As I walked across the Cathedral Square having phoned Alex Peal I have to say the site of folk from Shrivenham and Ashbury as well as Dom Bruce from Elmore Abbey who had joined them was most welcomed. I sat down had a beer and felt secure as I was amongst friends and recounted the whole incident to them. After a good chat the group split in two to go to respective hotels and I joined Joy’s group for an evening meal at there hotel which was very pleasant and most relaxing. At around 11pm I strolled back to my hotel very much ready for bed after the adventure of they day

Wednesday, 1 July 2009

Day 18 Salamanca to Leon

Some months ago when I was planning my route I discovered that there was not much of great interest between Salamanca and Leon. Zamora lay on the road between the two but the guide books that mention it at all advise that it’s given a wide birth as it is nothing more than an urban and industrial mess with only a very small part of the old town remaining. There were places tucked away in the area but this would have involved a considerable detour and I was keen to keep my mileage to 200 miles per day so as I set off from Salamanca at around midday I was not sure what I would find on route.

The drive to Zamora was very flat and straight thankfully the weather was a little cooler today so it was pleasant going listening to 80’s hits on my IPod. This came to an end when I pulled into garage to fuel up and buy bread and water for a picnic later. The helpful attendant warned me to be careful as it was illegal to listen to music on headphones while driving and warrants a 60 Euro fine if caught. This law I could not fathom as in a modern car with a stereo on you can’t hear anything and in my 7 I have to drive with either headphones or ear plugs as the engine noise is so great that after a couple of hours you end up with ringing in your ears. However wanting to play it cool I check the RAC booklet to ascertain that this was so which it was and then put the IPod in my man bag and put in my foam ear plugs attempting to hum some tunes on route.

The outskirts of Zamora were as awful as described and the traffic heading into the centre was so heavy that I decided to bypass the place altogether, this led me to take a wrong turn and I end up on the larger N630 an A road rather than the CL612 a C road. I had hoped this smaller C road might provide some interesting little villages. However I was glad I stuck to the N630 as this led me to the small village of Mayorga and just as I entered the village I spied a sign pointing left to a 15th Centaury Monastery so I turned the car round and followed the little road for 3km to discover a large ruin. The place was disserted apart from a young woman I passed on foot who turn up a while later. All the gates were closed and it seemed to indicate that they would open at 4pm. As it was now gone three and I had not had any lunch I decided this was as good a place as any to stop. I set up my folding chair and tucked into French bread, choricho and a small tin of pate I had in the car from France, washed down with a couple of mouthfuls of wine from my wine skin.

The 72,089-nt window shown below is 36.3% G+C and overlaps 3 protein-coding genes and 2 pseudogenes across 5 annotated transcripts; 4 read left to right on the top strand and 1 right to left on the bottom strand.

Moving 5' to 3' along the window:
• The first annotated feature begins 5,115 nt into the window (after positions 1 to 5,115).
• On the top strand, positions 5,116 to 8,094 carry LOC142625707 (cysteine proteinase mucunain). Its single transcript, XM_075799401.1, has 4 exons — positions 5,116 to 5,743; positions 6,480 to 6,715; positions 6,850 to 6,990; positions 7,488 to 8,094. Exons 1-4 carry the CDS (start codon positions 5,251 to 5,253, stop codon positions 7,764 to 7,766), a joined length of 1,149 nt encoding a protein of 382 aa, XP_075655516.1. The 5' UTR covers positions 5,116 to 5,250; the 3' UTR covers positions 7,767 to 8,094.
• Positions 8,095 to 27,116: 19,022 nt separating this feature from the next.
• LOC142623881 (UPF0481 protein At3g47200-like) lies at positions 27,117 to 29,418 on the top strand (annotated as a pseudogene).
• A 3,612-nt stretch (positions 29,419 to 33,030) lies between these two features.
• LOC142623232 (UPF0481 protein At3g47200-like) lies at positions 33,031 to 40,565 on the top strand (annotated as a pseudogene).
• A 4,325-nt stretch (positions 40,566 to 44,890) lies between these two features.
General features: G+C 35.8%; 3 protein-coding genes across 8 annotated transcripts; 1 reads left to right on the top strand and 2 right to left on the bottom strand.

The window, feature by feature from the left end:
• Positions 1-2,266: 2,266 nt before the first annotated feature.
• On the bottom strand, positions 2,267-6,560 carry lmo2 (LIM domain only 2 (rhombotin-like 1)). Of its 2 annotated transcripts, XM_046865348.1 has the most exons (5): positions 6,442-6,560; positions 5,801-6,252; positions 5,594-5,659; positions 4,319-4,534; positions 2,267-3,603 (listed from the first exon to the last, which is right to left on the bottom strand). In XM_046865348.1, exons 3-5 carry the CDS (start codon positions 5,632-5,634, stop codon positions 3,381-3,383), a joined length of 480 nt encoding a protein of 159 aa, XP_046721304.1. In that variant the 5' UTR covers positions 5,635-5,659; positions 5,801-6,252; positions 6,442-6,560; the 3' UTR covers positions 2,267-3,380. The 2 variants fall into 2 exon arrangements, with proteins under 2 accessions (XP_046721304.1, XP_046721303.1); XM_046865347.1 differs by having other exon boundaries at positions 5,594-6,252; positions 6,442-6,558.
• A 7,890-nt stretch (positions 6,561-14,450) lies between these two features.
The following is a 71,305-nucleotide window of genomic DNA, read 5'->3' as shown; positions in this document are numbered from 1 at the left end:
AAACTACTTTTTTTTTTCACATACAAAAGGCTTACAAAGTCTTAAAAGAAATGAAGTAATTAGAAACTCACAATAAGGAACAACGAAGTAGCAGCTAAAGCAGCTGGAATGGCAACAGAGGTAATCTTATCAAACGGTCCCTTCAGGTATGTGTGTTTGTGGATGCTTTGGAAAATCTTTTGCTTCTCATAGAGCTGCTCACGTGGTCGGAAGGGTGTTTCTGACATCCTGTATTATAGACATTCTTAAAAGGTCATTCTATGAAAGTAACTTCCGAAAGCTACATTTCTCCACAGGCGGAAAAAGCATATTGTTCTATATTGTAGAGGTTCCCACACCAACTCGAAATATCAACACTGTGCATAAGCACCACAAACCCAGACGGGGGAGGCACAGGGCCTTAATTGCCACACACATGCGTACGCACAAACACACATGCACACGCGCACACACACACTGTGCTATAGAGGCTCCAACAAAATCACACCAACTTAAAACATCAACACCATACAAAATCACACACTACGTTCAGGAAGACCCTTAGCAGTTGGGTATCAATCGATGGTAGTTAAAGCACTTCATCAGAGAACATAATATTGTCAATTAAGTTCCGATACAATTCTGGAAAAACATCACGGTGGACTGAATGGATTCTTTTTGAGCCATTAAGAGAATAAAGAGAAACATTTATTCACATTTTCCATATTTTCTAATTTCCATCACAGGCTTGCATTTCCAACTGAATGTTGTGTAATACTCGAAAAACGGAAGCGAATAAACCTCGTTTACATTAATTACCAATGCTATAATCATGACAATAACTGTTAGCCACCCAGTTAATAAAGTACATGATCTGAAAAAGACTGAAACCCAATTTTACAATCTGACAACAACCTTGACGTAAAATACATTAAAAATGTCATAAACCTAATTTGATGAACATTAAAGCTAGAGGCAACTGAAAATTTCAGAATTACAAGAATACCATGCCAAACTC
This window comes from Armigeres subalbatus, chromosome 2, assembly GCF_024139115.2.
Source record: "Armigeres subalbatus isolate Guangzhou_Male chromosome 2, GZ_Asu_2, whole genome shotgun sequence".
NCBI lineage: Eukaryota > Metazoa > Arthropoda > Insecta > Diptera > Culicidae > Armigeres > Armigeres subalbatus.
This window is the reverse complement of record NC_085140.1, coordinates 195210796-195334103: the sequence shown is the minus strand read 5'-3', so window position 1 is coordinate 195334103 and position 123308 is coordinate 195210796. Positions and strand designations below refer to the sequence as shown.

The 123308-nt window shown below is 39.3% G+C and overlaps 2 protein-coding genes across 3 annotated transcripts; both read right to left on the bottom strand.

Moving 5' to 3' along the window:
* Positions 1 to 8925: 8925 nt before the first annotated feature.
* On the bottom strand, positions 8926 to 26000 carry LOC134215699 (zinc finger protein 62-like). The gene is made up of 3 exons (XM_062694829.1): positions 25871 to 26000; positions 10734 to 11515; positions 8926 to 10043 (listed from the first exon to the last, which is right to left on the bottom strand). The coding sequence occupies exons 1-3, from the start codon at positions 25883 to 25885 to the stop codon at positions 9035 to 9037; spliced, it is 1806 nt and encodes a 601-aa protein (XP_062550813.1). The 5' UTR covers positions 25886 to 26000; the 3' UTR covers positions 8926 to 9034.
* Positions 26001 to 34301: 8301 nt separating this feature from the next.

An hour later not much had happened. The girl had got fed up of waiting for the gate to open and had simply climbed over. I was intending to do the same thing when a couple of cars turn up shortly followed by the man in charge who opened all the gates. I was very impressive and in its day would have been similar in size to the abbey at Glastonbury. It was clear from the large sign by the gate that it was been managed and restored by the Spanish Heritage Department. Apart from this there was no other information and I have searched my guide books and the net to no avail. None of the structures had roofs on and the tops of the walls were lined with storks nests, clearly by there number if you follow superstition the little town of Mayorga was about to experience a baby boom!

Despite the lack of information this was a photographers dream and I put my little Canon G10 which I had brought for the trip through its paces. It’s a compact camera but has all of the flexibility of a larger digital SLR apart from the lens can’t be interchanged. Even so the lens gives you an equivalent of 24mm – 120mm which is really all you need. There is an additional digital zoom which gives an equivalent 200mm which I used to good effect at Le Mans. All in all I have been very impressed with the results and hope you have enjoyed them on the blog, by the way if you double click on the little slide shows in the Blog this will give you a full screen picture so you can see the photos in greater detail. One of the features I particularly like is that you can switch to black and white or sepia tone which gives very good results. I know this can also be done on the PC afterwards but it was good to play around in this way.

After an hour's photography I decided it was time to head for Leon. The rest of the drive was as dull as the mornings made worse by lack of music but I did pass three parked police cars so decided I had been wise not to wear the headphones. It was also getting considerably cooler and grey clouds were appearing in the sky. I thought it could well rain before I arrive at Leon. I even found myself reaching for the leaver that operates the heating at several points. Coming into the centre of Leon was straight forward. I had pre-booked my hotel, Hotel Paris which was right by the Cathedral. I followed the sat nav until I came to one of the bollards that goes up and down in the road. I had no pass but then notice a button marked Hotel Paris which I pressed and a voice soon crackled on the intercom and then the bollard descended and I was through.